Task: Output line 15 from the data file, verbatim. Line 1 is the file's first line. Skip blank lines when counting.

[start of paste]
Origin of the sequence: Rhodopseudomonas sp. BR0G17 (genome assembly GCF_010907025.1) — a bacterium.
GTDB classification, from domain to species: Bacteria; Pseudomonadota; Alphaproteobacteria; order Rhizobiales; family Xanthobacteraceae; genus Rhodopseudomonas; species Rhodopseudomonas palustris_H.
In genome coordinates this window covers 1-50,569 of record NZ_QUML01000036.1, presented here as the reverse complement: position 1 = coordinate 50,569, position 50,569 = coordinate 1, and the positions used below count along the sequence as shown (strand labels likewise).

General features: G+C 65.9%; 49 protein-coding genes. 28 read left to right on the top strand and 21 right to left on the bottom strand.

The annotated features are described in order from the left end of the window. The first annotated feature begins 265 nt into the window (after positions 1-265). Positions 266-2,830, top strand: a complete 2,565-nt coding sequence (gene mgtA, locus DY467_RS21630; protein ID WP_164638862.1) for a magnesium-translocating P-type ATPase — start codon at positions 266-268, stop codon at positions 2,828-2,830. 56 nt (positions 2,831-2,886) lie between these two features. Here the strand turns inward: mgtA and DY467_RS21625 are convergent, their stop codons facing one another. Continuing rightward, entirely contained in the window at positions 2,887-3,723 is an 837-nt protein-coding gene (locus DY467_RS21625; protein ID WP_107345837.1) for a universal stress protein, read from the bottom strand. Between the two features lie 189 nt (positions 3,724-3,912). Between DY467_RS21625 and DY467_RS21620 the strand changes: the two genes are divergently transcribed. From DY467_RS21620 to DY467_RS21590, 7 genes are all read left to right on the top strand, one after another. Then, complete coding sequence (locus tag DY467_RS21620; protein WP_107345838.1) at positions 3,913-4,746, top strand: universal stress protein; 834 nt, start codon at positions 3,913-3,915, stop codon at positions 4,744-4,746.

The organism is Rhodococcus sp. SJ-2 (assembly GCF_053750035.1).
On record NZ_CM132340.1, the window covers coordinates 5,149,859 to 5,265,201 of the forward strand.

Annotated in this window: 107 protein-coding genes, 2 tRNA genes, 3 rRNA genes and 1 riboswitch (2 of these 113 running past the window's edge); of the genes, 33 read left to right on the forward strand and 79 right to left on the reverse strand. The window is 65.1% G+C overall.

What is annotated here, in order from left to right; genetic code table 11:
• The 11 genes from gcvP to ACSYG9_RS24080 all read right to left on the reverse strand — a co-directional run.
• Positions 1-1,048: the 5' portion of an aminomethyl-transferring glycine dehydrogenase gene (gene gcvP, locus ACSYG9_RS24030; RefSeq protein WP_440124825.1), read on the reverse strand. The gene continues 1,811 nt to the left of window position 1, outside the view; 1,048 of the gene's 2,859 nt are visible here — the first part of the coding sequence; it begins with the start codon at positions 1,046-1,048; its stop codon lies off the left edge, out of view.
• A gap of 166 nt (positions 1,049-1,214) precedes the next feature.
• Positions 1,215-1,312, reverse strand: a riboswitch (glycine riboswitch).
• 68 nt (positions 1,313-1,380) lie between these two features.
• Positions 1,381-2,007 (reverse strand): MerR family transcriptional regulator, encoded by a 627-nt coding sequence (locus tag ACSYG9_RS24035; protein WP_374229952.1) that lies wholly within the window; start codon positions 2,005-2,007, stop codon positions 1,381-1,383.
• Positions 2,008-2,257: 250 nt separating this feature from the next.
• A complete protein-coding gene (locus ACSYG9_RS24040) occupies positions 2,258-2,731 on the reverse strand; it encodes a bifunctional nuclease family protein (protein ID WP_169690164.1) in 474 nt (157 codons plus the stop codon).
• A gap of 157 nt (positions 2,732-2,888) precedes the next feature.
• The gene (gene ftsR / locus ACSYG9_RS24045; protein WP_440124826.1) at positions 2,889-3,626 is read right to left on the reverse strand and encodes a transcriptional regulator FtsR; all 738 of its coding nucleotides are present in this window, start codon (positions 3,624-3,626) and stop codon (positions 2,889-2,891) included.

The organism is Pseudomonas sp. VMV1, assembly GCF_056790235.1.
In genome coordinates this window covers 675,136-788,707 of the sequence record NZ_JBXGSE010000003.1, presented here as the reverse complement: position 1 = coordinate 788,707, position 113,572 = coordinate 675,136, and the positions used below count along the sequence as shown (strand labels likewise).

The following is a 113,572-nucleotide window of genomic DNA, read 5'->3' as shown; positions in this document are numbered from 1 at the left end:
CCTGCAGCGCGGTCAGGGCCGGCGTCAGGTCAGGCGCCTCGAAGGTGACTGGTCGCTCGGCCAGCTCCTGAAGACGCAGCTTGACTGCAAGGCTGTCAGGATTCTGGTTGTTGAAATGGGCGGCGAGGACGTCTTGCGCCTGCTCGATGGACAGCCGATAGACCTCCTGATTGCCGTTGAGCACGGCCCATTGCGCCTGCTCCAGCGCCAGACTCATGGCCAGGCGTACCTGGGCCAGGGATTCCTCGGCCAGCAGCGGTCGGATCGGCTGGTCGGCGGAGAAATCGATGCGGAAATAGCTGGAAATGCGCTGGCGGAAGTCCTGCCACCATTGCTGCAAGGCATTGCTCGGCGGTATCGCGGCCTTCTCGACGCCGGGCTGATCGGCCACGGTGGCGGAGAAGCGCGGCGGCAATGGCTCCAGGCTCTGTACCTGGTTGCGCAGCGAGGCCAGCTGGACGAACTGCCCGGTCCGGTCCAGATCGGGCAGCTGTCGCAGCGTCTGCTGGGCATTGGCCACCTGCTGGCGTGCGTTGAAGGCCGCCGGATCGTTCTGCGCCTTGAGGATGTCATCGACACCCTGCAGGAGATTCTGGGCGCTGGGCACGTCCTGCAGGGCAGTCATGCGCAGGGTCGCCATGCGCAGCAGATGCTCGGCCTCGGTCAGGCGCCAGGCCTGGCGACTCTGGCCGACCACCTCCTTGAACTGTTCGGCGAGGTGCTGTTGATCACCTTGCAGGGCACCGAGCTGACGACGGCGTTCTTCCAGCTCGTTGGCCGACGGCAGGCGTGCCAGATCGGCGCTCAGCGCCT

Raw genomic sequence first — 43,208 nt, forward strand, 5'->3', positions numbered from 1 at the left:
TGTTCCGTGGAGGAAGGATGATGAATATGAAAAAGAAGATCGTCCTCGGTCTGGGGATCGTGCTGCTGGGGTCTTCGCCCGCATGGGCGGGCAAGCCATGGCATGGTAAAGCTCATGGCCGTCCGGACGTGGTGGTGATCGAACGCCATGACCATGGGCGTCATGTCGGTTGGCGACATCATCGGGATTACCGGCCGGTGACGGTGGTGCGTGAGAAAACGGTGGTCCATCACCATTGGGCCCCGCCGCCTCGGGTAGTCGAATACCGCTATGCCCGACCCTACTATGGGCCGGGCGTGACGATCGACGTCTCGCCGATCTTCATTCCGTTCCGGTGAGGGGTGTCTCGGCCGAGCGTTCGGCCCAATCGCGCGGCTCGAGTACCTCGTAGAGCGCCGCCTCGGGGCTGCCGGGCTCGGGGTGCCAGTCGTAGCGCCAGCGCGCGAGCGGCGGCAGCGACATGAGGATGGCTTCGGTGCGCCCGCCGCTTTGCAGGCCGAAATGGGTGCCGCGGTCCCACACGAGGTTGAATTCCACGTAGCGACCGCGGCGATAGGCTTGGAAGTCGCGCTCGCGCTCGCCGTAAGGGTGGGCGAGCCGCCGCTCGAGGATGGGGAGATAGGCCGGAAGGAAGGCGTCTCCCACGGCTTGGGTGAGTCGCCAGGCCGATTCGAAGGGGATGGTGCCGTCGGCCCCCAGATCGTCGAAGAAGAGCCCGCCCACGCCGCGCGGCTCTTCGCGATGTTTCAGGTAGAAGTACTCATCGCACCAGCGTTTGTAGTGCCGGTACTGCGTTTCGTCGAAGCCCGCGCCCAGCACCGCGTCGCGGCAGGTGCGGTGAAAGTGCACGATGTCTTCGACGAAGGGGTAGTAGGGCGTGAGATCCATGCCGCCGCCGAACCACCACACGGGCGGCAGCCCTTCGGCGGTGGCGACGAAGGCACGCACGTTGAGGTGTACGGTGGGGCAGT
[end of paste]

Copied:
• Positions 1,381-2,007 (reverse strand): MerR family transcriptional regulator, encoded by a 627-nt coding sequence (locus tag ACSYG9_RS24035; protein WP_374229952.1) that lies wholly within the window; start codon positions 2,005-2,007, stop codon positions 1,381-1,383.